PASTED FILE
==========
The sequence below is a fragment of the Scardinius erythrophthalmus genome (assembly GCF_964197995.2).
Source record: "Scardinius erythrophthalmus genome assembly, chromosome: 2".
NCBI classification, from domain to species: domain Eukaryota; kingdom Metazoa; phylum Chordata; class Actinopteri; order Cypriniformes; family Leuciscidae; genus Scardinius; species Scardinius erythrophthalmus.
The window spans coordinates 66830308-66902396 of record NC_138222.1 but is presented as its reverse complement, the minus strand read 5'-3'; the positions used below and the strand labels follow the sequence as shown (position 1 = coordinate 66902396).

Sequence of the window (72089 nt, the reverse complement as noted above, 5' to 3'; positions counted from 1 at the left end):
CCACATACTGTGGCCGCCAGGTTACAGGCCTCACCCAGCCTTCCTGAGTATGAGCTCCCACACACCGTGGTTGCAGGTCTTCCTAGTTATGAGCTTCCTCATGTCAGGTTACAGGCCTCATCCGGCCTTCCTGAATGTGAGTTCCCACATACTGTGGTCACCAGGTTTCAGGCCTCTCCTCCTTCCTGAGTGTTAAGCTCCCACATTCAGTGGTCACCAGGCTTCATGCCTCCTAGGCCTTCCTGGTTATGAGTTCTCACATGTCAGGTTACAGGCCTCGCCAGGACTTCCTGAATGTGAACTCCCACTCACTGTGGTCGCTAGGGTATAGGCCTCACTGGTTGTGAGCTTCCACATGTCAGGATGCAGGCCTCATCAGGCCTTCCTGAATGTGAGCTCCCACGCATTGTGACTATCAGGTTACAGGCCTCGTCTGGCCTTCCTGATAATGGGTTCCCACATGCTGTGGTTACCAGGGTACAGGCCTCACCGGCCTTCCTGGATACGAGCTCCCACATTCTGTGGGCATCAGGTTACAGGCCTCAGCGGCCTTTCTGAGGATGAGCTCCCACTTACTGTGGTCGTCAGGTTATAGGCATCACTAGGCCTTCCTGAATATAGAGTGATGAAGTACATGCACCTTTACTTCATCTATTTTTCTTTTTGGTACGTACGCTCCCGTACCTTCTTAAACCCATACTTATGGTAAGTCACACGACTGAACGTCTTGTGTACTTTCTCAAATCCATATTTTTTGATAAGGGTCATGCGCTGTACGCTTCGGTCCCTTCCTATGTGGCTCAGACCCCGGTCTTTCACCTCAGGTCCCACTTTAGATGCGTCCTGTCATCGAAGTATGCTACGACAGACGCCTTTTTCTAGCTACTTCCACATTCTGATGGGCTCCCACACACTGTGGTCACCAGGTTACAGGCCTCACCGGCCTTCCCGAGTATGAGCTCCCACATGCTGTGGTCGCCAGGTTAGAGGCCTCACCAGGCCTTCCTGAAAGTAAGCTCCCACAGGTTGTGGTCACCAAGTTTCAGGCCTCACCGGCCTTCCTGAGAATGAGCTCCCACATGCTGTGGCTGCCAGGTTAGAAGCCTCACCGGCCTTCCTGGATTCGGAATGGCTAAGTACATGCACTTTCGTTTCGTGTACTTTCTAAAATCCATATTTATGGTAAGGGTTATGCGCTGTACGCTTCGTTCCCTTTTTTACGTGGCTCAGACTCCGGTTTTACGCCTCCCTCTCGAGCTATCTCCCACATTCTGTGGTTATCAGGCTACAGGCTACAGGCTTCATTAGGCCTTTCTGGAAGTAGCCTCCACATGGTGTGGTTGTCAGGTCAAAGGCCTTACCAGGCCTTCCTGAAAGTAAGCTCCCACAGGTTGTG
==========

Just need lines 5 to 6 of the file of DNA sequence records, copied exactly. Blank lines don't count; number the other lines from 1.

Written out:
Sequence of the window (72089 nt, the reverse complement as noted above, 5' to 3'; positions counted from 1 at the left end):
CCACATACTGTGGCCGCCAGGTTACAGGCCTCACCCAGCCTTCCTGAGTATGAGCTCCCACACACCGTGGTTGCAGGTCTTCCTAGTTATGAGCTTCCTCATGTCAGGTTACAGGCCTCATCCGGCCTTCCTGAATGTGAGTTCCCACATACTGTGGTCACCAGGTTTCAGGCCTCTCCTCCTTCCTGAGTGTTAAGCTCCCACATTCAGTGGTCACCAGGCTTCATGCCTCCTAGGCCTTCCTGGTTATGAGTTCTCACATGTCAGGTTACAGGCCTCGCCAGGACTTCCTGAATGTGAACTCCCACTCACTGTGGTCGCTAGGGTATAGGCCTCACTGGTTGTGAGCTTCCACATGTCAGGATGCAGGCCTCATCAGGCCTTCCTGAATGTGAGCTCCCACGCATTGTGACTATCAGGTTACAGGCCTCGTCTGGCCTTCCTGATAATGGGTTCCCACATGCTGTGGTTACCAGGGTACAGGCCTCACCGGCCTTCCTGGATACGAGCTCCCACATTCTGTGGGCATCAGGTTACAGGCCTCAGCGGCCTTTCTGAGGATGAGCTCCCACTTACTGTGGTCGTCAGGTTATAGGCATCACTAGGCCTTCCTGAATATAGAGTGATGAAGTACATGCACCTTTACTTCATCTATTTTTCTTTTTGGTACGTACGCTCCCGTACCTTCTTAAACCCATACTTATGGTAAGTCACACGACTGAACGTCTTGTGTACTTTCTCAAATCCATATTTTTTGATAAGGGTCATGCGCTGTACGCTTCGGTCCCTTCCTATGTGGCTCAGACCCCGGTCTTTCACCTCAGGTCCCACTTTAGATGCGTCCTGTCATCGAAGTATGCTACGACAGACGCCTTTTTCTAGCTACTTCCACATTCTGATGGGCTCCCACACACTGTGGTCACCAGGTTACAGGCCTCACCGGCCTTCCCGAGTATGAGCTCCCACATGCTGTGGTCGCCAGGTTAGAGGCCTCACCAGGCCTTCCTGAAAGTAAGCTCCCACAGGTTGTGGTCACCAAGTTTCAGGCCTCACCGGCCTTCCTGAGAATGAGCTCCCACATGCTGTGGCTGCCAGGTTAGAAGCCTCACCGGCCTTCCTGGATTCGGAATGGCTAAGTACATGCACTTTCGTTTCGTGTACTTTCTAAAATCCATATTTATGGTAAGGGTTATGCGCTGTACGCTTCGTTCCCTTTTTTACGTGGCTCAGACTCCGGTTTTACGCCTCCCTCTCGAGCTATCTCCCACATTCTGTGGTTATCAGGCTACAGGCTACAGGCTTCATTAGGCCTTTCTGGAAGTAGCCTCCACATGGTGTGGTTGTCAGGTCAAAGGCCTTACCAGGCCTTCCTGAAAGTAAGCTCCCACAGGTTGTG